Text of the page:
But then yesterday, while weeding, it caught my eye. Each of the tips of the leave serrations sparkled with a drop of dew, and yet the nearby leaves of other plants were dry. Suddenly this ordinary plant stood out from all the others.
This plant turns out to be Lady’s Mantle (Alchemilla mollis). It is a perennial plant for shade gardens, which is not generally well known, but is a favorite among some gardeners as well as photographers.
Another popular feature of Lady’s Mantle is the way the leaves unfurl in a way similar to a paper fan.
In my first posting of this article, I reported that the water droplets were dew from the previous evening. As it turns out, these beads of moisture are not collected by the leaves, they are excreted by them. This process is known as guttation. Guttation occurs when the soil is moist, the humidity is high and the air is relatively cool. At night the leaf pores (stomata) are closed, but the roots are still drawing in water. This builds up water pressure. When the pressure gets high enough, water drops are released through special cells on the leaf margins called hydathodes.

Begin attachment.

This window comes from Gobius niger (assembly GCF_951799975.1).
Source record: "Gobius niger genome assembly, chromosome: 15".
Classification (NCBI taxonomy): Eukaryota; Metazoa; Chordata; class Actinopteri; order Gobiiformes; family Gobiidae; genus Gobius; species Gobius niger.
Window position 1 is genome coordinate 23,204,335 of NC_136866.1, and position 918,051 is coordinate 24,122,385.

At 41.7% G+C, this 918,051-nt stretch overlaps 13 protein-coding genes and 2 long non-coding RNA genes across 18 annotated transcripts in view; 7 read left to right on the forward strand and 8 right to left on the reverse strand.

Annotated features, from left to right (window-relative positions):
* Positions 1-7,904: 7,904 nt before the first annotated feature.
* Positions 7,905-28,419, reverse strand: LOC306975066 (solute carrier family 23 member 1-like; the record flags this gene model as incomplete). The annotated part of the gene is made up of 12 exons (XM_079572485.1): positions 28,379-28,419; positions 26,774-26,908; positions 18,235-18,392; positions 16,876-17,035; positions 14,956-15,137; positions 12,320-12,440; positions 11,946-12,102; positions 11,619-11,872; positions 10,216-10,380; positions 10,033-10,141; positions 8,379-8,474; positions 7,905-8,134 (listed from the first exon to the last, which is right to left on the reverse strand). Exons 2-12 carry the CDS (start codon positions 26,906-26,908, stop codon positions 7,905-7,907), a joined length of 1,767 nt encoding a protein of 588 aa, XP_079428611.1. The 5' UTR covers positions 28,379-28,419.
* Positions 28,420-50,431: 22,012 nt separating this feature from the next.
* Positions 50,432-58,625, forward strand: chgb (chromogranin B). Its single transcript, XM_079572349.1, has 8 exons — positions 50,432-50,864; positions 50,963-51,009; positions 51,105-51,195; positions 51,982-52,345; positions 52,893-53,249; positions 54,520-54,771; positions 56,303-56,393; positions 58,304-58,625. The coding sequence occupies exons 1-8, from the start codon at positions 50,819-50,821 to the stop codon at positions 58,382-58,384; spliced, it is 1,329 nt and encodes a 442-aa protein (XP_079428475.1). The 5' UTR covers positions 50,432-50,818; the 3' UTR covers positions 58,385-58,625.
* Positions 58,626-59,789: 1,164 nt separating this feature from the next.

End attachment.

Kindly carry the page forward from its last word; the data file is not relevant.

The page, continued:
Although Lady’s Mantle is a master of guttation, it is not the only plant that has this ability. Chrysanthemums and strawberry plants as well as many other perennials and annuals also employ this process to a lesser degree.
From my observation of this plant, I have learned that what you think you are seeing, may be something else entirely. In this case it turned out to be the exact opposite of what I believed it to be. It also made me realize how nice it is to have an arborist in the family. My Uncle put me on the right track on this post (see the comments below under the name Bruce Hagen), and has lent his knowledge to, and expanded the scope of my posts through his comments. Thanks Uncle Bruce for your contributions!